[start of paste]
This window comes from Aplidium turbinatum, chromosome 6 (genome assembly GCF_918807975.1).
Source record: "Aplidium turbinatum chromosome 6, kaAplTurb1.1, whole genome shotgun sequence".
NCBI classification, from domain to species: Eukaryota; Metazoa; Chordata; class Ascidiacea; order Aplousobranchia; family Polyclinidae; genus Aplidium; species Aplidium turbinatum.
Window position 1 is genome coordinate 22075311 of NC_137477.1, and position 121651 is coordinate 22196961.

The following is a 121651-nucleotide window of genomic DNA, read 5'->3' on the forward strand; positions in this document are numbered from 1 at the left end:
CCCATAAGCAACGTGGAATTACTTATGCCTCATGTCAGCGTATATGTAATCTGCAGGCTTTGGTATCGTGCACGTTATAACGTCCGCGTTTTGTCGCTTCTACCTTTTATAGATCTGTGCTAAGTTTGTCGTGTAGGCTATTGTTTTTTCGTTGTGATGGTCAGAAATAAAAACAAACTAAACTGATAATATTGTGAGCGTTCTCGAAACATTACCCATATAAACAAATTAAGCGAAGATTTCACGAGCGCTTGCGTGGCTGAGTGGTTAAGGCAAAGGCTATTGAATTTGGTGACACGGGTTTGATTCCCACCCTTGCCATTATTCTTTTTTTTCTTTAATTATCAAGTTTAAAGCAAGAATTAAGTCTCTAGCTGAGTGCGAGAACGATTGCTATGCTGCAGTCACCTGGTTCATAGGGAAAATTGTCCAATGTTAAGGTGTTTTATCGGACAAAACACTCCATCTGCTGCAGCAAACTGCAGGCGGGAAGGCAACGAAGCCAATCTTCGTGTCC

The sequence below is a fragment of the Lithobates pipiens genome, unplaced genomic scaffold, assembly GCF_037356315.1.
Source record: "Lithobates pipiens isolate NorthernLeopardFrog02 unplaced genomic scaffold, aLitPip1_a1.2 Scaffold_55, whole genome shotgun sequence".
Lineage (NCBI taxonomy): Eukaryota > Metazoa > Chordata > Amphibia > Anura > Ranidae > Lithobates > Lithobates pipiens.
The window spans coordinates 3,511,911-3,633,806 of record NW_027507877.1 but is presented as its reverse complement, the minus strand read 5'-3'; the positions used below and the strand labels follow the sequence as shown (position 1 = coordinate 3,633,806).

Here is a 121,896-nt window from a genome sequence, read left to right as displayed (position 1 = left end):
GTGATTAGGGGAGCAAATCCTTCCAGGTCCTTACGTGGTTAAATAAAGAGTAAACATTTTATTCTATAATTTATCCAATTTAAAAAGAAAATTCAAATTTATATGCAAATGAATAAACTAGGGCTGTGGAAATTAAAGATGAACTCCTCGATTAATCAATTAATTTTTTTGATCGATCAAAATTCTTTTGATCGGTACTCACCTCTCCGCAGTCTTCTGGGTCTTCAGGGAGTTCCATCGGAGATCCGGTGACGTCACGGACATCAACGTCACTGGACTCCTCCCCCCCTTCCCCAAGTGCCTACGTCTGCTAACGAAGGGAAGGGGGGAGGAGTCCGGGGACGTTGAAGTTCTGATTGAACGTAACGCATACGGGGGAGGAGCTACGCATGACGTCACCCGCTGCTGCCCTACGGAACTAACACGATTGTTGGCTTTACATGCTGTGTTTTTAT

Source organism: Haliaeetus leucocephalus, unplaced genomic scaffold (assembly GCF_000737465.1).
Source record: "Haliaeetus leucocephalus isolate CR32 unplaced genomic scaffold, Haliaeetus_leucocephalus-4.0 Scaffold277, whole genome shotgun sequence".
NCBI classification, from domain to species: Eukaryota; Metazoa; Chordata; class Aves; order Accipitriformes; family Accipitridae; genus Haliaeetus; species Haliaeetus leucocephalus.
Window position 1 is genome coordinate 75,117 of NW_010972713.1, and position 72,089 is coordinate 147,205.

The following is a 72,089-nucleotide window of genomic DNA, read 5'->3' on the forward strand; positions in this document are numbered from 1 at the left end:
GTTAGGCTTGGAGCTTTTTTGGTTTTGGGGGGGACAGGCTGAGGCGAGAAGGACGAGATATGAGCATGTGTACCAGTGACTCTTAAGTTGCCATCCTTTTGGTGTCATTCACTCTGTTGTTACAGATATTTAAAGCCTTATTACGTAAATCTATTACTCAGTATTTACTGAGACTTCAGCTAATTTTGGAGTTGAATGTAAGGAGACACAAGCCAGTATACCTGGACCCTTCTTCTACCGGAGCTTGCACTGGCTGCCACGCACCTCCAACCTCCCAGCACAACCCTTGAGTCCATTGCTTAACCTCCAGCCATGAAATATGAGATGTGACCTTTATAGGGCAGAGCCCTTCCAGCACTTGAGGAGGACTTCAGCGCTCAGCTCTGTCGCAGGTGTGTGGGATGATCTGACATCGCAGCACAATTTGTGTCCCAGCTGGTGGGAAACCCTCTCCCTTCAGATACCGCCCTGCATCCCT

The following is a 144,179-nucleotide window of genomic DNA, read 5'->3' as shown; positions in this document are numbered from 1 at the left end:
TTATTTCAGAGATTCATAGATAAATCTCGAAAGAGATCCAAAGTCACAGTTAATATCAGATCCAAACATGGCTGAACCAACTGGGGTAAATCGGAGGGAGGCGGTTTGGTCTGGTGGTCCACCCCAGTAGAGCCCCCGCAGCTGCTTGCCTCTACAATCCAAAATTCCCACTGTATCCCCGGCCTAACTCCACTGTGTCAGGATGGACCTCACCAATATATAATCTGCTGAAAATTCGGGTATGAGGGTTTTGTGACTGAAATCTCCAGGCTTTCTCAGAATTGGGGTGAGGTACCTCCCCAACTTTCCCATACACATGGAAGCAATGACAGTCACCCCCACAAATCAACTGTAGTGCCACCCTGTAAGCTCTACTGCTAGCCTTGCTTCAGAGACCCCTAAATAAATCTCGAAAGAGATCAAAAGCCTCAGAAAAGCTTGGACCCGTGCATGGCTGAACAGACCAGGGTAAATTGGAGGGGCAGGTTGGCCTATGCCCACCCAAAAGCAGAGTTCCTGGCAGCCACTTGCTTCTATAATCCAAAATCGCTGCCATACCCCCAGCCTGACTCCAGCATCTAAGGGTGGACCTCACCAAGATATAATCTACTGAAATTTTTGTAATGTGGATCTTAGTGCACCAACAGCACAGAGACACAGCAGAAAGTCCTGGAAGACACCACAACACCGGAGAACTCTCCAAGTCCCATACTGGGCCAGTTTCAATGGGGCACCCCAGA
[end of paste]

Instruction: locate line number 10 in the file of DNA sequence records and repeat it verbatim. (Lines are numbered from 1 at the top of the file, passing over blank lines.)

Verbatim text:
The window spans coordinates 3,511,911-3,633,806 of record NW_027507877.1 but is presented as its reverse complement, the minus strand read 5'-3'; the positions used below and the strand labels follow the sequence as shown (position 1 = coordinate 3,633,806).